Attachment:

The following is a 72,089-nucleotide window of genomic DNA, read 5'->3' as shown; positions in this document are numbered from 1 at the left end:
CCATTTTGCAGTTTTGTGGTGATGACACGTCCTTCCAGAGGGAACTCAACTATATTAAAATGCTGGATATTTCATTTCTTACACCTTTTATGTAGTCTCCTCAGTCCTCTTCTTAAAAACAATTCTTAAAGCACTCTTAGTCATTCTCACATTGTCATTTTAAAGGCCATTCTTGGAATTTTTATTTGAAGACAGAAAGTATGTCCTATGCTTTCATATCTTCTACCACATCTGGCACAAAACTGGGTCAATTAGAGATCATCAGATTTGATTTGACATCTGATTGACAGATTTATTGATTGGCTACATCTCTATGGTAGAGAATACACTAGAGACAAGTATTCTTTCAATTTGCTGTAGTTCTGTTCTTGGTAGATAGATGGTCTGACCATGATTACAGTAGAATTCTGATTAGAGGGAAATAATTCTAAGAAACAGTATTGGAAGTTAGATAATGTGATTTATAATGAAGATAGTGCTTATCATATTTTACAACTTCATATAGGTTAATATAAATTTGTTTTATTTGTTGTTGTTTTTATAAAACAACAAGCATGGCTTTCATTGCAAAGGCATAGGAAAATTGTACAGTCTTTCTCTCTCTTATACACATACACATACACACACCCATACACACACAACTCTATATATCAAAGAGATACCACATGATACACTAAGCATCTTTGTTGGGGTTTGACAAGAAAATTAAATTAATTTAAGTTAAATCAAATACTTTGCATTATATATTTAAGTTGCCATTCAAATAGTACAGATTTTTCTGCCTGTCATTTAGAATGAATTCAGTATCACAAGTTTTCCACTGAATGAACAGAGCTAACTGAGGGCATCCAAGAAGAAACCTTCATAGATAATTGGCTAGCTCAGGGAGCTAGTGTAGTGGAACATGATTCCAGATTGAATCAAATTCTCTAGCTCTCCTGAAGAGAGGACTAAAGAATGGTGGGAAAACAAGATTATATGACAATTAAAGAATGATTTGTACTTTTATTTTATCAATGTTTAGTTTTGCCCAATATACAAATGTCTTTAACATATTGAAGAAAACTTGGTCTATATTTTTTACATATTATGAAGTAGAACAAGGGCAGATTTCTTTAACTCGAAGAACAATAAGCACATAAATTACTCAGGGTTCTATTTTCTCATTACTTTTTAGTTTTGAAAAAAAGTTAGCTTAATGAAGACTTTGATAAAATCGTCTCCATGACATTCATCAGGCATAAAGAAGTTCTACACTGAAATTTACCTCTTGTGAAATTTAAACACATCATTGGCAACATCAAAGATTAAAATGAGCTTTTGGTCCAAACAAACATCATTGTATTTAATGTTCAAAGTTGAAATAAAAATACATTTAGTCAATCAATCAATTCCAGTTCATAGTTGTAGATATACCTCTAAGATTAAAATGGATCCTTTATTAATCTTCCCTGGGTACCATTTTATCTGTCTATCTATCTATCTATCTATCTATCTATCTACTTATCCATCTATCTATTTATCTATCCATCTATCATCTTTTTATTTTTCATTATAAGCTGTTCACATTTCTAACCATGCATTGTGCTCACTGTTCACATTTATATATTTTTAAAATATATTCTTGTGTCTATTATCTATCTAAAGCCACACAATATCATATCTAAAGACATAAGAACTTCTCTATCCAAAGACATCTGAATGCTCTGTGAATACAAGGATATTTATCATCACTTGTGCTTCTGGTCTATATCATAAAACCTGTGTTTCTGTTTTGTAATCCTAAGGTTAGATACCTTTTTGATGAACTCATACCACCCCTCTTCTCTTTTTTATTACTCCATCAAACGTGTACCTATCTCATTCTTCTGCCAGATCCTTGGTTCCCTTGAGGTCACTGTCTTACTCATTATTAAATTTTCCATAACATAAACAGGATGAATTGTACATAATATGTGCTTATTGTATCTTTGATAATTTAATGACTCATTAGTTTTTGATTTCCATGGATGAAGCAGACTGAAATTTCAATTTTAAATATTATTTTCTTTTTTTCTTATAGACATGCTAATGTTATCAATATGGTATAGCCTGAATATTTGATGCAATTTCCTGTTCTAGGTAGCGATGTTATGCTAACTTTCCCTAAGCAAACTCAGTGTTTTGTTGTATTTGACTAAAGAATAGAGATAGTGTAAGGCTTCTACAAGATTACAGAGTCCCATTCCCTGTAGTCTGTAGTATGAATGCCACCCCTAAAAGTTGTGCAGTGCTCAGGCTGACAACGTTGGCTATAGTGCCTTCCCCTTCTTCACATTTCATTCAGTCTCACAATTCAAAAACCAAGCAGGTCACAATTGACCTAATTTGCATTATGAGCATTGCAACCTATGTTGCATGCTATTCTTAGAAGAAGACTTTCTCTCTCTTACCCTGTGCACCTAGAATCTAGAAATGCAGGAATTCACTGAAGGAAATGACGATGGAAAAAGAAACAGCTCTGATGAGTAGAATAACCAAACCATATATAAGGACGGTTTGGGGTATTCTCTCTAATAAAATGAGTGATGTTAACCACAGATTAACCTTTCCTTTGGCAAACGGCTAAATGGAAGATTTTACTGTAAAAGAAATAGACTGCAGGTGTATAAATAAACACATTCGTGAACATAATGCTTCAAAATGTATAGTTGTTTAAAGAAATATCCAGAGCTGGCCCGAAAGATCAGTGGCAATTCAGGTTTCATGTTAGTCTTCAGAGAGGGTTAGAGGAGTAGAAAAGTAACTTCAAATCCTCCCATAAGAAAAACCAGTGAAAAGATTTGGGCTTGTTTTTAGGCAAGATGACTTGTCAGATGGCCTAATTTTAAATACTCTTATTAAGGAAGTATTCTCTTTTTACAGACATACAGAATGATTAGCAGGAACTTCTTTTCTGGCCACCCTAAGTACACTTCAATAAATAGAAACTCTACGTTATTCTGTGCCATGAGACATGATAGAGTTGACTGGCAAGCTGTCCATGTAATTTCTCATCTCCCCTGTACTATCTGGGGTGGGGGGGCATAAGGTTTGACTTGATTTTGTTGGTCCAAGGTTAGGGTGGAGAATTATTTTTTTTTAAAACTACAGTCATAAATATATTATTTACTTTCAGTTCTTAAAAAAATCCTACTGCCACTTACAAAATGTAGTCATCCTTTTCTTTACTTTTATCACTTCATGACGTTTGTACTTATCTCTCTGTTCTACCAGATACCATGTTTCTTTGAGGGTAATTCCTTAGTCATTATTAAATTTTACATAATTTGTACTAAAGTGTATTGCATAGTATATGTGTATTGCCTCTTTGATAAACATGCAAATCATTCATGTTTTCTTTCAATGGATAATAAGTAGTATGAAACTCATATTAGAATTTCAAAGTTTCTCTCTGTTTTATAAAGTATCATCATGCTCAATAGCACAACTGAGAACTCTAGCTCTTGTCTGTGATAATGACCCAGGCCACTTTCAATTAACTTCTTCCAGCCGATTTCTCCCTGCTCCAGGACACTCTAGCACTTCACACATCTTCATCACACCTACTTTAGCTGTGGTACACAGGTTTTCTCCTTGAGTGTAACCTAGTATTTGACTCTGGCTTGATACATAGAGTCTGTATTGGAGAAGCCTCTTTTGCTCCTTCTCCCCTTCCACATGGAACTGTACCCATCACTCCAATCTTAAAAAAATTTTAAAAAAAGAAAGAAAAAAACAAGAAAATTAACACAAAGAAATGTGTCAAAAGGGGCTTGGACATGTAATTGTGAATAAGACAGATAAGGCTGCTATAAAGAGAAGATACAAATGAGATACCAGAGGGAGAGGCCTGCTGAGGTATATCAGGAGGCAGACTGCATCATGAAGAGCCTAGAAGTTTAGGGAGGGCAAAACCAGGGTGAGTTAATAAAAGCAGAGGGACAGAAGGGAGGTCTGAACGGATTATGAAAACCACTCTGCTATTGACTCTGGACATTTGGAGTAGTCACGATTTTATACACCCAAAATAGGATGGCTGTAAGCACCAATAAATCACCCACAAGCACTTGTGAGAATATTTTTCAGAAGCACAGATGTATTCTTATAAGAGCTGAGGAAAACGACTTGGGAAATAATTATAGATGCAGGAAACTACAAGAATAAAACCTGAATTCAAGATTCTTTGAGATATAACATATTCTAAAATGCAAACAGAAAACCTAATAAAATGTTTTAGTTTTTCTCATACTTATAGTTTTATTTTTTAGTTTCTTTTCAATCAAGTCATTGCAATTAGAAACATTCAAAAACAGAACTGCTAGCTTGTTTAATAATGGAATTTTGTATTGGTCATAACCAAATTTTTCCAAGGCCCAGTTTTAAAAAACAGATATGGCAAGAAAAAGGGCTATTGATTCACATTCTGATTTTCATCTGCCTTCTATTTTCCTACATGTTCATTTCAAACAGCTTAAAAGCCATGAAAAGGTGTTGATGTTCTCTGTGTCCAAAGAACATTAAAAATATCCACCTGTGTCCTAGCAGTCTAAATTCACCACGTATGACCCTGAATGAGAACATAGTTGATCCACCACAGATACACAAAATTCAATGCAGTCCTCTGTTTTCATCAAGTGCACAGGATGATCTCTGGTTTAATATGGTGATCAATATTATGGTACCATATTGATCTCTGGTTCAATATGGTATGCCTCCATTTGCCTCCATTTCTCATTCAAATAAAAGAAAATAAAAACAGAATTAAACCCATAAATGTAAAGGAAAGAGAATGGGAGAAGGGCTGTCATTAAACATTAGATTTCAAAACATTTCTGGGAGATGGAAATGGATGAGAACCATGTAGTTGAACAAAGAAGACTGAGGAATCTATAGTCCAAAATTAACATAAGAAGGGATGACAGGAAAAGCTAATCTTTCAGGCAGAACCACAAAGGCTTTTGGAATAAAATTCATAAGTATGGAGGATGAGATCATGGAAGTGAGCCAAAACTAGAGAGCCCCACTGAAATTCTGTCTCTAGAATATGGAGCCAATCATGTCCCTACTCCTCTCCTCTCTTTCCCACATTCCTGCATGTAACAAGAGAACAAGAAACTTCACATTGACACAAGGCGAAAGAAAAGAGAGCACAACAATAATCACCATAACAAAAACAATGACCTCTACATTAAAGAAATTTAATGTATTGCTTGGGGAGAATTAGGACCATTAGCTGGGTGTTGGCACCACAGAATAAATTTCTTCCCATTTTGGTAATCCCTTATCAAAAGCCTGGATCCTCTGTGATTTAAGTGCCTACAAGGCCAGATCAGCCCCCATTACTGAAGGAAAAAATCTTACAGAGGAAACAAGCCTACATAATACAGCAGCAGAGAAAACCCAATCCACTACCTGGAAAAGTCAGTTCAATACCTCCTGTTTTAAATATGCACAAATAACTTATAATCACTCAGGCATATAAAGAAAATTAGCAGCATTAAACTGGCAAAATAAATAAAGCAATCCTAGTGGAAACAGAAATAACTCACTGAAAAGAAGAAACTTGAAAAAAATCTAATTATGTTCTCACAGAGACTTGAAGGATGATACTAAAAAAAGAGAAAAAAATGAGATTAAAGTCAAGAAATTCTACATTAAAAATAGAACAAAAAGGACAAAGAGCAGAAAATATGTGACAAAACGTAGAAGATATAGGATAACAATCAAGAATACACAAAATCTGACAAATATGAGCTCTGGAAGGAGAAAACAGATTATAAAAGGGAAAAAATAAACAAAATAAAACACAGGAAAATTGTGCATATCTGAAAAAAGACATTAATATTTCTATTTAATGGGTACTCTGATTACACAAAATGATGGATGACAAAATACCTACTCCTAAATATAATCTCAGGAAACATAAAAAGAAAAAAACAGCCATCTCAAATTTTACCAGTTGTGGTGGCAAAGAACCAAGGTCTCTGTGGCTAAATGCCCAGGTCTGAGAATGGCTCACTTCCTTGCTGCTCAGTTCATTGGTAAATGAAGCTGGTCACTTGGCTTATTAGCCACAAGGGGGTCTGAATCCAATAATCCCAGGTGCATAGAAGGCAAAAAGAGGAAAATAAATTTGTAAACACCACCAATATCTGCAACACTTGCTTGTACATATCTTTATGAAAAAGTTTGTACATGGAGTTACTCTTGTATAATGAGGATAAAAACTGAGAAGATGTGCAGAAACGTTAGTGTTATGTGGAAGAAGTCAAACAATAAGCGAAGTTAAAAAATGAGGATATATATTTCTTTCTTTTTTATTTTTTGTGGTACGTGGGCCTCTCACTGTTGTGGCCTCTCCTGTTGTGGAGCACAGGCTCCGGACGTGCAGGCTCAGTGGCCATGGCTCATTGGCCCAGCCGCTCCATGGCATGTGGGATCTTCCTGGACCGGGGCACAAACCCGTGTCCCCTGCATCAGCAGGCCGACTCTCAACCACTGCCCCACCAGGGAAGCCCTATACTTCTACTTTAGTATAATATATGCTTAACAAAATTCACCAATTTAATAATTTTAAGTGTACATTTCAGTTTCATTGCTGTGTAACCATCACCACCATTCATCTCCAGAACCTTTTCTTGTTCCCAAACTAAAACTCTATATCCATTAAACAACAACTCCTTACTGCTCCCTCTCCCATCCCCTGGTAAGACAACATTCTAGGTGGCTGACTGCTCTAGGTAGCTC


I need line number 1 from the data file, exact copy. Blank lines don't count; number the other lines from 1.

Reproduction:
The following is a 72,089-nucleotide window of genomic DNA, read 5'->3' as shown; positions in this document are numbered from 1 at the left end: